Video

Video China Announces Troop Cuts at WWII Parade

Chinese President Xi Jinping Thursday announced plans to cut the world’s largest military force by 300,000 troops. The announcement was made during a massive military parade to commemorate victory over Japan in World War II. The event was shunned by most Western leaders and for some is raising fresh concerns about China’s military ambitions. VOA’s Bill Ide has more from Beijing.
Video

Video Russia-Japan Relations Cool as Putin Visits China for WWII Anniversary

Russian President Vladimir Putin is in Beijing for commemorations of the 70th anniversary of China's WWII victory over Japan. Putin is expected to visit Japan later this year, but tensions between Tokyo and Moscow over islands disputed since the war, and sanctions over Ukraine, could pour cold water on the plan. VOA's Daniel Schearf reports.
Video

Video Yemen ‘on Brink of Disaster’ as Medical Shortages Soar

Aid agencies warn Yemen is on the brink of humanitarian disaster – with up to half a million children facing severe malnutrition, and hospitals running out of basic medicines. There are fears Yemen's civil war could escalate as the coalition led by Saudi Arabia tries to drive back Houthi rebels, who seized control of much of the country earlier this year. Henry Ridgwell reports.
Video

Video Apps Helping Kenyan Businesses Stay Ahead of Counterfeiters

Counterfeit goods in Kenya cost the government as much as $1 billion each year in lost tax revenues. The fake goods also hurt entrepreneurs who find it hard to carve out a niche in the market and retain customers. But as Lenny Ruvaga reports from Nairobi, information technology is being used to try to beat the problem.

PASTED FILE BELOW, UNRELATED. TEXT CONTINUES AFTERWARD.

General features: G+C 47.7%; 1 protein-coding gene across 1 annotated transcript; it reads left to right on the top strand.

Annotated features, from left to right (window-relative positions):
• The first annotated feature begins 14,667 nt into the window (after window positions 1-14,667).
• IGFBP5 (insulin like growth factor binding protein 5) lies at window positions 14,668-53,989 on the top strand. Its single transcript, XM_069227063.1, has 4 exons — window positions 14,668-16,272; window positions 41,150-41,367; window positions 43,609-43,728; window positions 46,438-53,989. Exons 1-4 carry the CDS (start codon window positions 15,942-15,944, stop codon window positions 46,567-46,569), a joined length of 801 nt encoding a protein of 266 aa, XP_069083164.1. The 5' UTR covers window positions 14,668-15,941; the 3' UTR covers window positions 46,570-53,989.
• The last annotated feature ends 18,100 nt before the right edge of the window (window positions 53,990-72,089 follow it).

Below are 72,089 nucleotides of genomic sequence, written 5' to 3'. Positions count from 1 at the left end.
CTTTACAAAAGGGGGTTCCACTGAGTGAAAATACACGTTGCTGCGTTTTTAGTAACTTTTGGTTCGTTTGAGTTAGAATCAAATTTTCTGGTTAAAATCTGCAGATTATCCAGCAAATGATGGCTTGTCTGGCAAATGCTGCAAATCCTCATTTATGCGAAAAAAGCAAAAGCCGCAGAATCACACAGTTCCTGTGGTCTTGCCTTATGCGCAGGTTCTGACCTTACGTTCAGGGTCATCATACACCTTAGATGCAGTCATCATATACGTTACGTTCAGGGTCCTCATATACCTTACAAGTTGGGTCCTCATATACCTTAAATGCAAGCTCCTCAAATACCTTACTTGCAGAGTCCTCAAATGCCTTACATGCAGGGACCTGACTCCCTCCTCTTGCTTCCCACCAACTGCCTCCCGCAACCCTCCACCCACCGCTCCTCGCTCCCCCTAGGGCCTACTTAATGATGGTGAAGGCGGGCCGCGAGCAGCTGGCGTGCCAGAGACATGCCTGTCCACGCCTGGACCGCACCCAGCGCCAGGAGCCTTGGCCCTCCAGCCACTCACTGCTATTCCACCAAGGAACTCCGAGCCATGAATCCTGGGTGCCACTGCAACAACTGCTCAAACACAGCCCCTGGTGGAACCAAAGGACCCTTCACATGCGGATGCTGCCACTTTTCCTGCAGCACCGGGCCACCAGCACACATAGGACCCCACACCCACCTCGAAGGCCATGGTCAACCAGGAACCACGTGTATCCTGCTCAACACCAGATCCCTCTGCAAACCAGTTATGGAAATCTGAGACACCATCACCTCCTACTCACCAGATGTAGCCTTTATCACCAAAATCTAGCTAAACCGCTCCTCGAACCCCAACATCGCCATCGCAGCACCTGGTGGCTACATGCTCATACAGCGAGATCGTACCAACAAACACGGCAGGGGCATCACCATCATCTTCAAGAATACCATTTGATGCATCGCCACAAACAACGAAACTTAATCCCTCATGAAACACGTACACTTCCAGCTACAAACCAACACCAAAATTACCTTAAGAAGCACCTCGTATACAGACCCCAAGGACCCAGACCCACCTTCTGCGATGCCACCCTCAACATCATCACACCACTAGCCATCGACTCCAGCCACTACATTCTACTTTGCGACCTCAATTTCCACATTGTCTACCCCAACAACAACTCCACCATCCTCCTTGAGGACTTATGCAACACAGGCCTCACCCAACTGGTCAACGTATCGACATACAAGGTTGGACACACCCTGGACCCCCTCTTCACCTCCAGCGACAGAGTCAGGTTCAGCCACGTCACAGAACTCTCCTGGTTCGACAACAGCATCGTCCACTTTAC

Video

Video Nobel Prize Winner Malala Talks to VOA

Nobel Peace Prize winner Malala Yousafzai met with VOA's Deewa service in Washington Sunday to talk about women’s rights and unveil a trailer for her new documentary. VOA's Katherine Gypson has more.
Video

Video War, Drought Threaten Iraq's Marshlands

Iraq's southern wetlands are in crisis. These areas are the spawning ground for Gulf fisheries, a resting place for migrating wildfowl, and source of livelihood for fishermen and herders. Faith Lapidus has more.
Video

Video Colombians Flee Venezuela as Border Crisis Escalates

Hundreds of Colombians have fled Venezuela since last week, amid an escalating border crisis between the two countries. Last week, Venezuelan President Nicolas Maduro ordered the closure of a key border crossing after smugglers injured three Venezuelan soldiers and a civilian. The president also ordered the deportation of Colombians who are in Venezuela illegally. Zlatica Hoke reports.
Video

Video Rebuilding New Orleans' Music Scene

Ten years after Hurricane Katrina inundated New Orleans, threatening to wash away its vibrant musical heritage along with its neighborhoods, the beat goes on. As Bronwyn Benito and Faith Lapidus report, a Musicians' Village is preserving the city's unique sound.
Video

Video In Russia, Auto Industry in Tailspin

Industry insiders say country relies too heavily on imports as inflation cuts too many consumers out of the market. Daniel Schearf has more from Moscow.
Video

Video Scientist Calls Use of Fetal Tissue in Medical Research Essential

An anti-abortion group responsible for secret recordings of workers at a women's health care organization claims the workers shown are offering baby parts for sale, a charge the organization strongly denies. While the selling of fetal tissue is against the law in the United States, abortion and the use of donated fetal tissue for medical research are both legal. VOA’s Julie Taboh reports.

VOA Blogs